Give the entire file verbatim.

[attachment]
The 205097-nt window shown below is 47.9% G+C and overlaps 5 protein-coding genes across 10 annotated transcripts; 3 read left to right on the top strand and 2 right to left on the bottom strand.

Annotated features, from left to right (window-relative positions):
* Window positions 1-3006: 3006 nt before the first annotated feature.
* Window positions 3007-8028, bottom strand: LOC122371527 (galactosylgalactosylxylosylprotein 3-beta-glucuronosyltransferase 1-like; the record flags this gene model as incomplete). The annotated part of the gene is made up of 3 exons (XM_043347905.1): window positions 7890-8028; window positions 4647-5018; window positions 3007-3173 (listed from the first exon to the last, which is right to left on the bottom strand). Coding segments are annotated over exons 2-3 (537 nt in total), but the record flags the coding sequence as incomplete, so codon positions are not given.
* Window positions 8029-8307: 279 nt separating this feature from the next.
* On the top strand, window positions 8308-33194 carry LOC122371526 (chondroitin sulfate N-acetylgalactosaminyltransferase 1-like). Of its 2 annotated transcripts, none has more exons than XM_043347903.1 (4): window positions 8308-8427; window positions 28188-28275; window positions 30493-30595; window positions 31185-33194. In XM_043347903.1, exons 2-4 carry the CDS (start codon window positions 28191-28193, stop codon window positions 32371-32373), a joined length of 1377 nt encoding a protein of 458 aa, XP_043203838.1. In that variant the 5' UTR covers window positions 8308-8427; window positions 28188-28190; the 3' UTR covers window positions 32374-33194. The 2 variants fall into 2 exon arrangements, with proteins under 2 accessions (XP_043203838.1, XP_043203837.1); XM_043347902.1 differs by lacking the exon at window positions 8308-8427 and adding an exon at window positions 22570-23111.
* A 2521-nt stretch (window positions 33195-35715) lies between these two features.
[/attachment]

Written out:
The 205097-nt window shown below is 47.9% G+C and overlaps 5 protein-coding genes across 10 annotated transcripts; 3 read left to right on the top strand and 2 right to left on the bottom strand.

Annotated features, from left to right (window-relative positions):
* Window positions 1-3006: 3006 nt before the first annotated feature.
* Window positions 3007-8028, bottom strand: LOC122371527 (galactosylgalactosylxylosylprotein 3-beta-glucuronosyltransferase 1-like; the record flags this gene model as incomplete). The annotated part of the gene is made up of 3 exons (XM_043347905.1): window positions 7890-8028; window positions 4647-5018; window positions 3007-3173 (listed from the first exon to the last, which is right to left on the bottom strand). Coding segments are annotated over exons 2-3 (537 nt in total), but the record flags the coding sequence as incomplete, so codon positions are not given.
* Window positions 8029-8307: 279 nt separating this feature from the next.
* On the top strand, window positions 8308-33194 carry LOC122371526 (chondroitin sulfate N-acetylgalactosaminyltransferase 1-like). Of its 2 annotated transcripts, none has more exons than XM_043347903.1 (4): window positions 8308-8427; window positions 28188-28275; window positions 30493-30595; window positions 31185-33194. In XM_043347903.1, exons 2-4 carry the CDS (start codon window positions 28191-28193, stop codon window positions 32371-32373), a joined length of 1377 nt encoding a protein of 458 aa, XP_043203838.1. In that variant the 5' UTR covers window positions 8308-8427; window positions 28188-28190; the 3' UTR covers window positions 32374-33194. The 2 variants fall into 2 exon arrangements, with proteins under 2 accessions (XP_043203838.1, XP_043203837.1); XM_043347902.1 differs by lacking the exon at window positions 8308-8427 and adding an exon at window positions 22570-23111.
* A 2521-nt stretch (window positions 33195-35715) lies between these two features.